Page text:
The Woods Hole Oceanographic Institution is playing a leading role in raising the climate alarm — and scientific understanding — of the perils of climate change. Now it is helping oil and gas companies identify new sources of fossil fuels and signing agreements with Saudi Aramco to study the potential for “hydrocarbons” in the Red Sea.
Its famed research vessels and scientists are arrayed across the globe, installing weather instruments off the Cape, tracking water currents in the Labrador Sea, monitoring monsoons in India, and measuring melting ice in Antarctica.
In these and other ways, the Woods Hole Oceanographic Institution is playing a leading role in raising the alarm — and scientific understanding — of the perils of climate change.
The potential that Woods Hole’s world-renowned expertise in deep water exploration could become a new tool for oil firms — through its newly established Center for Marine Robotics — is troubling to some environmental groups and others who worry the institution’s scientists could be co-opted by private interests if they are forced to rely too heavily on their support for research.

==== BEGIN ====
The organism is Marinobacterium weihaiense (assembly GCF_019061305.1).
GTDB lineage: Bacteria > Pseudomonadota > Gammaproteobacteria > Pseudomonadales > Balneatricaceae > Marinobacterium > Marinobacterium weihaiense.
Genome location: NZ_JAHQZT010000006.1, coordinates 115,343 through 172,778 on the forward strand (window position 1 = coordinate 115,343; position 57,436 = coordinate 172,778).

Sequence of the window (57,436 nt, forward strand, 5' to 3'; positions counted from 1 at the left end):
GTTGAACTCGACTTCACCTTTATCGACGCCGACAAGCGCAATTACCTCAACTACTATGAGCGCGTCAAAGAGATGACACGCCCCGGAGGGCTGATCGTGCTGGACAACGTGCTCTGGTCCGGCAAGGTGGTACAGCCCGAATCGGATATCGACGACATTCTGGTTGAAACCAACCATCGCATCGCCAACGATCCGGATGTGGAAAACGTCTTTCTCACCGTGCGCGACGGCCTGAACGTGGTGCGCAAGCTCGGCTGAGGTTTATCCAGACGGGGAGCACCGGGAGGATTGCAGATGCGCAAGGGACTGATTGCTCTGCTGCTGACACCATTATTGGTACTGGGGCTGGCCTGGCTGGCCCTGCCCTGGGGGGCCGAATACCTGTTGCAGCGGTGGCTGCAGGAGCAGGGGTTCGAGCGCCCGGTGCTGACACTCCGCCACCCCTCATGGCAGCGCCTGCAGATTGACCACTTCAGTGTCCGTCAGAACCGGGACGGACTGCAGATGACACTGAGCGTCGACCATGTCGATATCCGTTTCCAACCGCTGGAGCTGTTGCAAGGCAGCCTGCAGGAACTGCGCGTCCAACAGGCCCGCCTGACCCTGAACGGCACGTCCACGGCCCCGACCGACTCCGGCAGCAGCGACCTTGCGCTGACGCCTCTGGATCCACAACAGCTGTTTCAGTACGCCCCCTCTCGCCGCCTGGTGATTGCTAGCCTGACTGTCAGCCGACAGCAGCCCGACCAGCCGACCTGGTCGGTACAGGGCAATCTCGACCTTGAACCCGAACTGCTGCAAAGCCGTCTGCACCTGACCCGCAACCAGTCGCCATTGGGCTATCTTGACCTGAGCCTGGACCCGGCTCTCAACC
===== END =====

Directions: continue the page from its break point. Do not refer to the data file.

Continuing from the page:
“It is a real problem,” said Walter H. Munk, a professor of oceanography at the Scripps Institution of Oceanography in La Jolla, Calif., which is part of the University of California, San Diego. His university has received money from corporate sponsors. “You have to be quite sure you are getting the money in circumstances that don’t limit your [scientific] freedom,” Munk said.
In the coming days, according to officials at Woods Hole, the institution is set to sign agreements with Saudi Aramco, the primary oil company owned by the Saudi government, to study the potential for “hydrocarbons” in the Red Sea. It is also preparing to ink a deal for a “simulation study” on behalf of the Italian oil company Eni, while it has half a dozen other proposals in the works with unnamed corporations, the officials said.
Yet earlier this month, Woods Hole coauthored the Obama administration’s National Climate Assessment, which partly blamed hydrocarbons for causing climate change and damaging oceans.